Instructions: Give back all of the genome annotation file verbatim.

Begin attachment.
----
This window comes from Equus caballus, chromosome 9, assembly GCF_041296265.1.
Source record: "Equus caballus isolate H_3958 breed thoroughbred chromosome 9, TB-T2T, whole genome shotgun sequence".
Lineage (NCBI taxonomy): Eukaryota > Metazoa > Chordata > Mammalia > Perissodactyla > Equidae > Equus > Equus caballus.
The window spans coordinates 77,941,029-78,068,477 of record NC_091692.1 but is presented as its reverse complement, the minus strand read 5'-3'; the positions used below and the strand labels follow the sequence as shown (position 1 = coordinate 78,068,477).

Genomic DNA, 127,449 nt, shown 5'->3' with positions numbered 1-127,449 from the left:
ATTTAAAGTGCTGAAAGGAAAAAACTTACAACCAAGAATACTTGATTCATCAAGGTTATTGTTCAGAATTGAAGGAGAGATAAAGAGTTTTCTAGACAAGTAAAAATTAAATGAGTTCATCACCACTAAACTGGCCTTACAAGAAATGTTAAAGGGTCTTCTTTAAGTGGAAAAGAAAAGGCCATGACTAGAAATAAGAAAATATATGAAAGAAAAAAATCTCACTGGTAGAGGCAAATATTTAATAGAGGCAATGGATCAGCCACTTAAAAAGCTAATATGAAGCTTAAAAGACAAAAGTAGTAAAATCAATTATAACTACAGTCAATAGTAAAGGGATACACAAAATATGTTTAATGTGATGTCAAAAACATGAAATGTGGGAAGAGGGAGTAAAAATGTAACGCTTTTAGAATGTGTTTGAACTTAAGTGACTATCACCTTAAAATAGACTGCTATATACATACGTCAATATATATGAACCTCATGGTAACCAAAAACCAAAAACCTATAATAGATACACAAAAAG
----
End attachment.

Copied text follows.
This window comes from Equus caballus, chromosome 9, assembly GCF_041296265.1.
Source record: "Equus caballus isolate H_3958 breed thoroughbred chromosome 9, TB-T2T, whole genome shotgun sequence".
Lineage (NCBI taxonomy): Eukaryota > Metazoa > Chordata > Mammalia > Perissodactyla > Equidae > Equus > Equus caballus.
The window spans coordinates 77,941,029-78,068,477 of record NC_091692.1 but is presented as its reverse complement, the minus strand read 5'-3'; the positions used below and the strand labels follow the sequence as shown (position 1 = coordinate 78,068,477).

Genomic DNA, 127,449 nt, shown 5'->3' with positions numbered 1-127,449 from the left:
ATTTAAAGTGCTGAAAGGAAAAAACTTACAACCAAGAATACTTGATTCATCAAGGTTATTGTTCAGAATTGAAGGAGAGATAAAGAGTTTTCTAGACAAGTAAAAATTAAATGAGTTCATCACCACTAAACTGGCCTTACAAGAAATGTTAAAGGGTCTTCTTTAAGTGGAAAAGAAAAGGCCATGACTAGAAATAAGAAAATATATGAAAGAAAAAAATCTCACTGGTAGAGGCAAATATTTAATAGAGGCAATGGATCAGCCACTTAAAAAGCTAATATGAAGCTTAAAAGACAAAAGTAGTAAAATCAATTATAACTACAGTCAATAGTAAAGGGATACACAAAATATGTTTAATGTGATGTCAAAAACATGAAATGTGGGAAGAGGGAGTAAAAATGTAACGCTTTTAGAATGTGTTTGAACTTAAGTGACTATCACCTTAAAATAGACTGCTATATACATACGTCAATATATATGAACCTCATGGTAACCAAAAACCAAAAACCTATAATAGATACACAAAAAG